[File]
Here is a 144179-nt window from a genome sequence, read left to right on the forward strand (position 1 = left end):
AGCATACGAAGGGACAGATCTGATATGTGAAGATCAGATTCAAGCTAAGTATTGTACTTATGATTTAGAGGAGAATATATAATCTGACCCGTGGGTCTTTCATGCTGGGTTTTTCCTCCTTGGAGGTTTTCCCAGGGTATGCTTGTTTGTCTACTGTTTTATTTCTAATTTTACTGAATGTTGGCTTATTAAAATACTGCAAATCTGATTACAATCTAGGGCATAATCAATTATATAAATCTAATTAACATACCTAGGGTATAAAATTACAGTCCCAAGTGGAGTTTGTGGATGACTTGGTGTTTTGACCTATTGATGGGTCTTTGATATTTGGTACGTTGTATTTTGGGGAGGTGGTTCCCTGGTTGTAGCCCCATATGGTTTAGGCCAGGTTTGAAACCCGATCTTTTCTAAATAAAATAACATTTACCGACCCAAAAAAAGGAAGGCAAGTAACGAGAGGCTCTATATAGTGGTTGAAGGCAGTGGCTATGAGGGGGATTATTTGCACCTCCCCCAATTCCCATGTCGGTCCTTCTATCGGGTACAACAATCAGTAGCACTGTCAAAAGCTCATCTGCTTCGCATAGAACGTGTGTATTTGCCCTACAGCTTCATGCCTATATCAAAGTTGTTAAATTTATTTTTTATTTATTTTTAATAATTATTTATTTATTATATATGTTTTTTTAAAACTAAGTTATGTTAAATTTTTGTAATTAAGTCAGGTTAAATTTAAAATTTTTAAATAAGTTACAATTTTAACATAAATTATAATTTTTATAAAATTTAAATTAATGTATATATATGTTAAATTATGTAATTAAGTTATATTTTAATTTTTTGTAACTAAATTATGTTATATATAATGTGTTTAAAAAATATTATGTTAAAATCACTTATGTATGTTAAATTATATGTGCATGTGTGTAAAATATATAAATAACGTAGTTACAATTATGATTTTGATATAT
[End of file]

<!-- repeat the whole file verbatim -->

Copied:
Here is a 144179-nt window from a genome sequence, read left to right on the forward strand (position 1 = left end):
AGCATACGAAGGGACAGATCTGATATGTGAAGATCAGATTCAAGCTAAGTATTGTACTTATGATTTAGAGGAGAATATATAATCTGACCCGTGGGTCTTTCATGCTGGGTTTTTCCTCCTTGGAGGTTTTCCCAGGGTATGCTTGTTTGTCTACTGTTTTATTTCTAATTTTACTGAATGTTGGCTTATTAAAATACTGCAAATCTGATTACAATCTAGGGCATAATCAATTATATAAATCTAATTAACATACCTAGGGTATAAAATTACAGTCCCAAGTGGAGTTTGTGGATGACTTGGTGTTTTGACCTATTGATGGGTCTTTGATATTTGGTACGTTGTATTTTGGGGAGGTGGTTCCCTGGTTGTAGCCCCATATGGTTTAGGCCAGGTTTGAAACCCGATCTTTTCTAAATAAAATAACATTTACCGACCCAAAAAAAGGAAGGCAAGTAACGAGAGGCTCTATATAGTGGTTGAAGGCAGTGGCTATGAGGGGGATTATTTGCACCTCCCCCAATTCCCATGTCGGTCCTTCTATCGGGTACAACAATCAGTAGCACTGTCAAAAGCTCATCTGCTTCGCATAGAACGTGTGTATTTGCCCTACAGCTTCATGCCTATATCAAAGTTGTTAAATTTATTTTTTATTTATTTTTAATAATTATTTATTTATTATATATGTTTTTTTAAAACTAAGTTATGTTAAATTTTTGTAATTAAGTCAGGTTAAATTTAAAATTTTTAAATAAGTTACAATTTTAACATAAATTATAATTTTTATAAAATTTAAATTAATGTATATATATGTTAAATTATGTAATTAAGTTATATTTTAATTTTTTGTAACTAAATTATGTTATATATAATGTGTTTAAAAAATATTATGTTAAAATCACTTATGTATGTTAAATTATATGTGCATGTGTGTAAAATATATAAATAACGTAGTTACAATTATGATTTTGATATAT